When you put these two together, something really interesting happens: Faith does for Torque what she really does for the whole book, what she does for her whole corner of the Valiant Universe — she makes that moment better. She makes Torque a better person. Torque literally has to rethink his understanding of himself, of beauty, attraction — and that’s a big thing. Torque’s not a dumb guy, he’s just sheltered. So, I think this relationship is really good for them. I think it’s fun for the book, I think it does something beautiful for body dynamics which, if I can be a little meta here, is always what Faith was sort of about, doing something interesting with body image in comics. Having this super-strapping, one of the most physically impressive characters in the Valiant Universe, be with someone who’s traditionally not considered more physically beautiful, does everything that the Faith character was meant to do both inside the universe as a character and outside the universe as a creative exercise.
For me, it was a no brainer — and I also thought it was super hot. One day, I want that Frank Frazetta cover — the one with Conan the Barbarian holding the sword and the princess in a bikini on his leg — only I want it to be Faith rising up and Torque hanging on her leg. I just want to play with those role reversals.
Harada has had his hands full both with chasing the Renegades in “Harbinger” and in his new role in “Unity.” Indeed, Harada is just as much of a main character as the Renegades. What kind of developments can readers expect as “Harbinger” heads to its first volume conclusion?
Well, as we already know — we had a flash-forward in issue #20 where Harada was outed to the world, and that is an event with huge repercussions for the Valiant Universe and for Harada’s organization. Here we have an individual who has been able to manipulate and control through the guise of legitimacy and using this ism, the big rise of modern capitalism in the latter half of the 20th century and those tools are now lost to him. So, he’s unchained — Harada unchained is a very dangerous person. For some reason, he felt like he needed that legitimacy, he felt like it was easier to manipulate markets secretly and when you take that away from him, that becomes a really interesting character to watch.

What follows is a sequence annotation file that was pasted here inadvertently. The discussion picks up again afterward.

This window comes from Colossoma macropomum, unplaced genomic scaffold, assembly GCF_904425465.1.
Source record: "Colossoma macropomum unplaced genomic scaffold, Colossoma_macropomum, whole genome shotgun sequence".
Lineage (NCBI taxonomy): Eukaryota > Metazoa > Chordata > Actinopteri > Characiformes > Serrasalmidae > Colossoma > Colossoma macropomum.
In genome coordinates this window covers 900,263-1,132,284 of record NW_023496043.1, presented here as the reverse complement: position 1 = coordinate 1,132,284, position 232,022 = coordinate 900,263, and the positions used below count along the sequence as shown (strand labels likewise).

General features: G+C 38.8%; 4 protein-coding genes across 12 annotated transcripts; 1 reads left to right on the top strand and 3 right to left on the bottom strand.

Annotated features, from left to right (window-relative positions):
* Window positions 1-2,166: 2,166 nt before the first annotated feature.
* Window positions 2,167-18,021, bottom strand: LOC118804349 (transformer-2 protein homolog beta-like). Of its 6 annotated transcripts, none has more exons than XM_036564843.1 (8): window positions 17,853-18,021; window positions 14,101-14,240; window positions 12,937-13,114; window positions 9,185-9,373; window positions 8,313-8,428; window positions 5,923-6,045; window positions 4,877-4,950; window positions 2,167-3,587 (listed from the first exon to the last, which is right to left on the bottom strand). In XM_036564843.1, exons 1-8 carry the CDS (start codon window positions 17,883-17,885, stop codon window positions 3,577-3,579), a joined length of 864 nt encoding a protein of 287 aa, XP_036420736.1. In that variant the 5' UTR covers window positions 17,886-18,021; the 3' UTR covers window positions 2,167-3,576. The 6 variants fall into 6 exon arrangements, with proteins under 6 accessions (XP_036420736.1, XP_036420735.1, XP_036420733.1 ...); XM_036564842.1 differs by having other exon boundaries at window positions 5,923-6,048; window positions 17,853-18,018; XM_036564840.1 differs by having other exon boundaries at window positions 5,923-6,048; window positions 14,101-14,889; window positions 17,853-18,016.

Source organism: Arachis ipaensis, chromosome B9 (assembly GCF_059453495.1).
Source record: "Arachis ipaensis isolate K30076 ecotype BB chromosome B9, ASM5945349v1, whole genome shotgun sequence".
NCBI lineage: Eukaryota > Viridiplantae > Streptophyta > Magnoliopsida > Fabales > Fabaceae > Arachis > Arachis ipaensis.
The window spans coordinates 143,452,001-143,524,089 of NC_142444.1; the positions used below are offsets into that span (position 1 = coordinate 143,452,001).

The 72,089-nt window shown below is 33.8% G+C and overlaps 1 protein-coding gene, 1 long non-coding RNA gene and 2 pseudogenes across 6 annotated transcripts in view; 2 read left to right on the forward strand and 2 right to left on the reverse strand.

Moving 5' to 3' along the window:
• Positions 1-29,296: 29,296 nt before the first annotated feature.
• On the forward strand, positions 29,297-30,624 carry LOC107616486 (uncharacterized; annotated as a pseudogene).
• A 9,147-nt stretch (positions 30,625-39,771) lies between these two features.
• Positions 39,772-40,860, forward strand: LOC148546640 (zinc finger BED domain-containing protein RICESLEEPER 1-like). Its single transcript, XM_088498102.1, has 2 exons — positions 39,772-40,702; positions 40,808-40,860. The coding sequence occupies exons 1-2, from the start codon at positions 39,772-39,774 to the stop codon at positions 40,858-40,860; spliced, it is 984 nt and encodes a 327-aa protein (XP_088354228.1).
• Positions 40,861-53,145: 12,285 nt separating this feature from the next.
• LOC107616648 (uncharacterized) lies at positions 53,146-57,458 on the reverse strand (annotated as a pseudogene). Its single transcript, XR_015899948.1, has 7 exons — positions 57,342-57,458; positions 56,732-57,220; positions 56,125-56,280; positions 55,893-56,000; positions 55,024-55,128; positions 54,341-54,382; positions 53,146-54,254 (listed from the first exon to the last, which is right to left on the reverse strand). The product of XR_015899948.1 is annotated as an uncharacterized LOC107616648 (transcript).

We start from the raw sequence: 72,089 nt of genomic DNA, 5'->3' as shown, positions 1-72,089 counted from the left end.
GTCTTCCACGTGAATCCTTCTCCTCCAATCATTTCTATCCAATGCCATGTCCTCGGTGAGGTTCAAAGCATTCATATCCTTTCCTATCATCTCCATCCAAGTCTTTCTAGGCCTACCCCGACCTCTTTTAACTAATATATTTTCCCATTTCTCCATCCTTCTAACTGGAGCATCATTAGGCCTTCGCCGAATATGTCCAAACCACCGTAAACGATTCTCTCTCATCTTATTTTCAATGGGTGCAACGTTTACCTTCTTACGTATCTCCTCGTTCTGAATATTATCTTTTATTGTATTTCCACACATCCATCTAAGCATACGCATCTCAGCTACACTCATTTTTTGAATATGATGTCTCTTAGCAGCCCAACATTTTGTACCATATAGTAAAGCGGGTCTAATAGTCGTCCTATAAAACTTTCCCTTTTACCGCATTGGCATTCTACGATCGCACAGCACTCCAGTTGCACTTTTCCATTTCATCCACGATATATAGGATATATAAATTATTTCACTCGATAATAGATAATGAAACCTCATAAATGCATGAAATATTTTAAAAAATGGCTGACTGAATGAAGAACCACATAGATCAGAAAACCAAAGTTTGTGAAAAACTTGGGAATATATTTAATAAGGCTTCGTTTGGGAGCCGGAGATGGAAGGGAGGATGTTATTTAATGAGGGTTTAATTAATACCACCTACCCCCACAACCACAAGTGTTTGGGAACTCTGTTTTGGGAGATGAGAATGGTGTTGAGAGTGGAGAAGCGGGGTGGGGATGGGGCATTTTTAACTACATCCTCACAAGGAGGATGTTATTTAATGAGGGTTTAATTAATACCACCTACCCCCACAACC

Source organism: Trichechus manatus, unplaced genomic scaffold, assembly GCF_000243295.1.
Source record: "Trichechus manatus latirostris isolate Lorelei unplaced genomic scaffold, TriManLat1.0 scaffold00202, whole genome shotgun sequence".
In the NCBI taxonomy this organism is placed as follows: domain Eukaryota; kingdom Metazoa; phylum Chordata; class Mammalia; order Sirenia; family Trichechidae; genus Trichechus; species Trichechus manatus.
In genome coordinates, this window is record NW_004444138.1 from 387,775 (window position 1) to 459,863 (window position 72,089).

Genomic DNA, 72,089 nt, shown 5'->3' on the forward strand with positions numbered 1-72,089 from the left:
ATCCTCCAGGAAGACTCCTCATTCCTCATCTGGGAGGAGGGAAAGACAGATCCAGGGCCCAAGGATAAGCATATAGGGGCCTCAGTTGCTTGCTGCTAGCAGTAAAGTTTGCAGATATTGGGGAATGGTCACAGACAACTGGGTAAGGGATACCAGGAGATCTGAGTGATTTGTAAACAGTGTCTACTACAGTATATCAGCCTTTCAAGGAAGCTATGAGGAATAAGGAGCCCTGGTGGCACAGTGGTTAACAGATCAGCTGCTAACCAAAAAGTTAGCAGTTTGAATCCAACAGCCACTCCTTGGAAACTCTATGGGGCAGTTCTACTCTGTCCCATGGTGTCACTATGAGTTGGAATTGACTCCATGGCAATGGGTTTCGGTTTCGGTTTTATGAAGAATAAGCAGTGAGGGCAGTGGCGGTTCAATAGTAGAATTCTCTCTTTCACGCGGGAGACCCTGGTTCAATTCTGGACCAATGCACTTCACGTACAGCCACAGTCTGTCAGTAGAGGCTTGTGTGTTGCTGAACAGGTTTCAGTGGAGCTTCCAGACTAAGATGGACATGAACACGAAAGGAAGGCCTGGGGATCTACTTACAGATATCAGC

I don’t want to say anything specific about that, but I think the potential is pretty extraordinary and Harada is going to be a very evolving character for the next year, at least. I’m super excited about that. In fact, one of the reasons it seems so natural and so instinctive to come to an end with this particular chapter of the Harbinger crew is that so many changes are in effect now. There’s something that feels so much more prestigious — instead of just droning on and on and putting comic book after comic book out and fighting whatever the monthly villain is, this feels like we’ve told a real story. Now, that story’s changing and those characters are moving on. They’re becoming different people. It’s time for us to naturally change what the books are titled and how we number them and everything. It’s not a gimmick, it’s a genuine change in the Harbinger corner of the Valiant Universe.
“Harbinger” #25 is going to be a jam issue — with creators like Ron Wimberly, Lucy Knisley, Barry Kitson and more set to contribute. Jam issues can traditionally be a tough nut to crack, storytelling-wise, especially when it comes at the end of a big run. Talk a little about how you approached structuring that issue and the challenge of it.
Well, the actual narrative of the ending of the book will be handled by Khari [Evans] and me. The jam aspect of the issue are individual short stories that we’ve given a lot of these creators free rein on. It’s less of us integrating them into our narrative and more of us saying, “We did this thing for the last two years and we gave it our all and now everybody play in our yard!” It’s not quite as structurally difficult as you would imagine. The stories aren’t canonized, it doesn’t matter how they happen in continuity. It’s people having a really good time with these toys. It’s not really a challenge, it’s much more relaxed. It’s going to be a bigger issue with extra pages and it’s just us saying goodbye to something that’s hard for a lot of us to say goodbye to.
Following the final “Harbinger” issue, you’ve also got something new planned for the kids — “Harbinger: Omegas.” What’s the story behind the miniseries and how will it continue your long-term plans for the Harbinger corner of the Valiant Universe?
One of the interesting things about the place that we’re in is we have [a couple months] before the world finds out which Renegade unfortunately doesn’t make it, so we have to be very careful about what we say and what we show, and it makes it difficult. In that spirit, I have to be a little bit vague about “Omegas.”